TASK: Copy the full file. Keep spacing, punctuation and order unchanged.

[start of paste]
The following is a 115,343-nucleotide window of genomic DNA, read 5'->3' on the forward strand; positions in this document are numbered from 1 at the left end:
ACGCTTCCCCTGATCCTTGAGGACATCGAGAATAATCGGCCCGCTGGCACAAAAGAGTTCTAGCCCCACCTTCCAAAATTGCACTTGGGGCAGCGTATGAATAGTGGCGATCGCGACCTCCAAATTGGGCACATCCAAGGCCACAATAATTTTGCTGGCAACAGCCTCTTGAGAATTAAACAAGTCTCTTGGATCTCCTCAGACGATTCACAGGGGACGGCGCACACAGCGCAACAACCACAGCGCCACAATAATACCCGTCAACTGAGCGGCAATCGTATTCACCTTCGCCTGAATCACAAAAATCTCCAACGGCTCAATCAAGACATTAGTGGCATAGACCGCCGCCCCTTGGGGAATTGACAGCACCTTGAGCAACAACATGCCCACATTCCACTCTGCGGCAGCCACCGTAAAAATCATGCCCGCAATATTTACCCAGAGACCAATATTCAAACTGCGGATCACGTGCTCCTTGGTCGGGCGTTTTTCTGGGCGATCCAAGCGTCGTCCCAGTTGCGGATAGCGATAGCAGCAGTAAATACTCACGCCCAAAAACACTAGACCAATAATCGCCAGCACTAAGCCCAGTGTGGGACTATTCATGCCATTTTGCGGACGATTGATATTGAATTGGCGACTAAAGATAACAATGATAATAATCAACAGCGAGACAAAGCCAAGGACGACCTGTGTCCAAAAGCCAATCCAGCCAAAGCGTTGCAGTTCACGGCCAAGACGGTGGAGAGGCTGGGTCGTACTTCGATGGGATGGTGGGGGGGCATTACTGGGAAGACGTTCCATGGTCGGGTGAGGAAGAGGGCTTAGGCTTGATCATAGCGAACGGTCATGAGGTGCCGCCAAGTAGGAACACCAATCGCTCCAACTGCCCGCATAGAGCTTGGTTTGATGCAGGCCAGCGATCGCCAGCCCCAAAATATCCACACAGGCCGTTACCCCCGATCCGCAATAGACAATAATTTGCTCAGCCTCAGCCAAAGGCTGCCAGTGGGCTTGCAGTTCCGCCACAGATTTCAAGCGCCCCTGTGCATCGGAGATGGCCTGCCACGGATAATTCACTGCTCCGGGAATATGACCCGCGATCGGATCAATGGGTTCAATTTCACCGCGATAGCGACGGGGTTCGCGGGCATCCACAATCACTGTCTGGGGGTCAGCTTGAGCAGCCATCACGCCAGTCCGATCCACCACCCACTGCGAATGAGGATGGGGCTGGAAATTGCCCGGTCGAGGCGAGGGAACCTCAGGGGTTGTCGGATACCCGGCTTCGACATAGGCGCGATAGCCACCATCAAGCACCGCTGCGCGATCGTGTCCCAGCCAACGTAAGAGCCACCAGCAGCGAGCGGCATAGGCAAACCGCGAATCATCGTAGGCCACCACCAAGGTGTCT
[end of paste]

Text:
The following is a 115,343-nucleotide window of genomic DNA, read 5'->3' on the forward strand; positions in this document are numbered from 1 at the left end:
ACGCTTCCCCTGATCCTTGAGGACATCGAGAATAATCGGCCCGCTGGCACAAAAGAGTTCTAGCCCCACCTTCCAAAATTGCACTTGGGGCAGCGTATGAATAGTGGCGATCGCGACCTCCAAATTGGGCACATCCAAGGCCACAATAATTTTGCTGGCAACAGCCTCTTGAGAATTAAACAAGTCTCTTGGATCTCCTCAGACGATTCACAGGGGACGGCGCACACAGCGCAACAACCACAGCGCCACAATAATACCCGTCAACTGAGCGGCAATCGTATTCACCTTCGCCTGAATCACAAAAATCTCCAACGGCTCAATCAAGACATTAGTGGCATAGACCGCCGCCCCTTGGGGAATTGACAGCACCTTGAGCAACAACATGCCCACATTCCACTCTGCGGCAGCCACCGTAAAAATCATGCCCGCAATATTTACCCAGAGACCAATATTCAAACTGCGGATCACGTGCTCCTTGGTCGGGCGTTTTTCTGGGCGATCCAAGCGTCGTCCCAGTTGCGGATAGCGATAGCAGCAGTAAATACTCACGCCCAAAAACACTAGACCAATAATCGCCAGCACTAAGCCCAGTGTGGGACTATTCATGCCATTTTGCGGACGATTGATATTGAATTGGCGACTAAAGATAACAATGATAATAATCAACAGCGAGACAAAGCCAAGGACGACCTGTGTCCAAAAGCCAATCCAGCCAAAGCGTTGCAGTTCACGGCCAAGACGGTGGAGAGGCTGGGTCGTACTTCGATGGGATGGTGGGGGGGCATTACTGGGAAGACGTTCCATGGTCGGGTGAGGAAGAGGGCTTAGGCTTGATCATAGCGAACGGTCATGAGGTGCCGCCAAGTAGGAACACCAATCGCTCCAACTGCCCGCATAGAGCTTGGTTTGATGCAGGCCAGCGATCGCCAGCCCCAAAATATCCACACAGGCCGTTACCCCCGATCCGCAATAGACAATAATTTGCTCAGCCTCAGCCAAAGGCTGCCAGTGGGCTTGCAGTTCCGCCACAGATTTCAAGCGCCCCTGTGCATCGGAGATGGCCTGCCACGGATAATTCACTGCTCCGGGAATATGACCCGCGATCGGATCAATGGGTTCAATTTCACCGCGATAGCGACGGGGTTCGCGGGCATCCACAATCACTGTCTGGGGGTCAGCTTGAGCAGCCATCACGCCAGTCCGATCCACCACCCACTGCGAATGAGGATGGGGCTGGAAATTGCCCGGTCGAGGCGAGGGAACCTCAGGGGTTGTCGGATACCCGGCTTCGACATAGGCGCGATAGCCACCATCAAGCACCGCTGCGCGATCGTGTCCCAGCCAACGTAAGAGCCACCAGCAGCGAGCGGCATAGGCAAACCGCGAATCATCGTAGGCCACCACCAAGGTGTCT